It seems that the phytonutrients in crucifers like our humble cabbage, called glucosinolates and isothiocyanates, actually signal our genes to increase production of enzymes involved in the elimination of harmful carcinogenic compounds out of the body.” This is real detoxification, and it does not involve harsh cleanses, just making sensible changes in diet.

Isothiocyanates are also potent inducers of the liver’s Phase II enzymes, which detoxify carcinogens, and research recently conducted at the Institute for Food Research in the U.K. shows one of these compounds, allyl isothicyanate, also inhibits mitosis (cell division) and stimulates apoptosis (programmed cell death) in human tumor cells.

And how many servings of cruciferous vegetables do you need each week to lower your risk of cancer? Just 3 to 5. That’s less than one serving a day! (1 serving = 1 cup)

Red Cabbage and Alzheimer’s

Science now understands that there are phytochemicals special to red and blue foods that are good for us. According to the Matlejan web site: “Red cabbages contain significantly more protective phytonutrients than white cabbages: The vitamin C equivalent, a measure of antioxidant capacity, of red cabbages is six to eight times higher than that of white cabbage.

A 100 gram (about 3 ounces) serving of raw red cabbage delivers 196.5 milligrams of polyphenols, of which 28.3 milligrams are anthocyanins. White cabbages yield 45 milligrams of polyphenols including .01 milligram of anthocyanins per 100 grams. ”

And claims are made about the effects of these polyphenols in prevention of Alzheimer’s. One thing I notice is that red cabbage does not taste as sweet as white. I like to cook them together sometimes for that reason.

Maximizing Anti-Cancer Value of Cabbage

To promote the production of the most glucosinolates, slice or chop your cabbage and let sit for 5-10 minutes before cooking, and cook lightly, steaming or sautéing for 5 minutes or less. The more you cook cabbage, the more these phyto-medicines disappear, although the Vitamin C and other nutrients remain.

Cabbage and Apple Shredded Salad

I loved Cabbage long before I knew how good it was for me. I love it raw in salad, I love cole slaw and sauerkraut, and I love it stir fried Chinese style, and in soups. I even love Chinese pickled cabbage, and I sure like Kim Chee.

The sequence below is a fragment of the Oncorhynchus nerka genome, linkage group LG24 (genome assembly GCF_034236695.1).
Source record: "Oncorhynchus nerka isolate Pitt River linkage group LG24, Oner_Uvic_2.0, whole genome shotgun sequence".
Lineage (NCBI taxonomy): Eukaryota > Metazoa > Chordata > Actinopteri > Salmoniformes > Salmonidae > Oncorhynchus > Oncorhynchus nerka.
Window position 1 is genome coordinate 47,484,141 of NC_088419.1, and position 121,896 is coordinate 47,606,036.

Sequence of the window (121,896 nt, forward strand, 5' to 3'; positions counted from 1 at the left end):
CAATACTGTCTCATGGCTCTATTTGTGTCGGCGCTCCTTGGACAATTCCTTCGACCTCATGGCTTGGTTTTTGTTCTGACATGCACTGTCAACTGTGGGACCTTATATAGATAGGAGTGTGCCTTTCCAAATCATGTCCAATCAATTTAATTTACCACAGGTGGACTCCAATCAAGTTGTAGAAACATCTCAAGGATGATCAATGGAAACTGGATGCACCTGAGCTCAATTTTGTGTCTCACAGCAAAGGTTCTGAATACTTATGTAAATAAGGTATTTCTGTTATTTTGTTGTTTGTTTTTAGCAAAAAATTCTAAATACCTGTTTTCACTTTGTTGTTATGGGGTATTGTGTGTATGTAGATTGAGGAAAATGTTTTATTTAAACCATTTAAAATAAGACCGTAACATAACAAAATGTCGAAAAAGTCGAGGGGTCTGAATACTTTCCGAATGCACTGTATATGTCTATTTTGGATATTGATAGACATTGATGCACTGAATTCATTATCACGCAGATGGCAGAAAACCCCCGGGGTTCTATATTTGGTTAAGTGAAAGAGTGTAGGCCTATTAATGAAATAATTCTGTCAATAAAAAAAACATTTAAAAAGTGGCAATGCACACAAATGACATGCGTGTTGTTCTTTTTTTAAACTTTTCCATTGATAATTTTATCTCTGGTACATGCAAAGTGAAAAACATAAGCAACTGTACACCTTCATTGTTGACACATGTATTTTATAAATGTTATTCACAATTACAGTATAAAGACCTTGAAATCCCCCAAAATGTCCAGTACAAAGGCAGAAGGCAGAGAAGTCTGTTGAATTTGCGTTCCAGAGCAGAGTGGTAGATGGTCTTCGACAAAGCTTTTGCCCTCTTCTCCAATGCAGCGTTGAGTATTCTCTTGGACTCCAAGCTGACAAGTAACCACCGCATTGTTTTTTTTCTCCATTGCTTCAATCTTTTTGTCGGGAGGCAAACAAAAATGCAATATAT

One thing I noticed in my forays into Russian and French delicatessens is the way they make a wide variety of salads with mayonnaise. Of course they tend to use more than I do, especially the Russians.

The other thing is that cabbage has a long history of being combined with sweet things like apple and raisin. Something about both the crunchy texture and the slightly spicy flavor do really well with small amounts of fruit.

So I guess this is basically a kind of cole slaw, but with much less mayo and no water.


-1 cup Shredded Cabbage (I shred mine by hand on a hand grater. It takes 60 seconds. Why bother with a food processor’s noise and extra work when you don’t have to?)
-1/4 cup Chopped Onion, more or less to taste
-1/4 cup Shredded Apple, more or less to taste (I like Fuji the best here)
-2 tsp Organic Mayonnaise or “Veganaise”
-A dash or two (probably equal to 1 tsp) Balsamic Vinegar, more or less to taste
-A 1/4 tsp freshly ground Tellichery Black Pepper (more fruity and aromatic than the common black pepper, which is called Malabar).

Simply mix all of the above in a bowl.

That’s It! I made this in about 10 minutes today for lunch, and had it with one piece of toasted whole grain bread and a small piece of cold cooked salmon.
A pretty low fat meal with healthy fats and plenty of fiber. Its not as hard to eat your vegetables as some folk think.


copyright eyton shalom san diego ca 2012 all rights reserved use with permission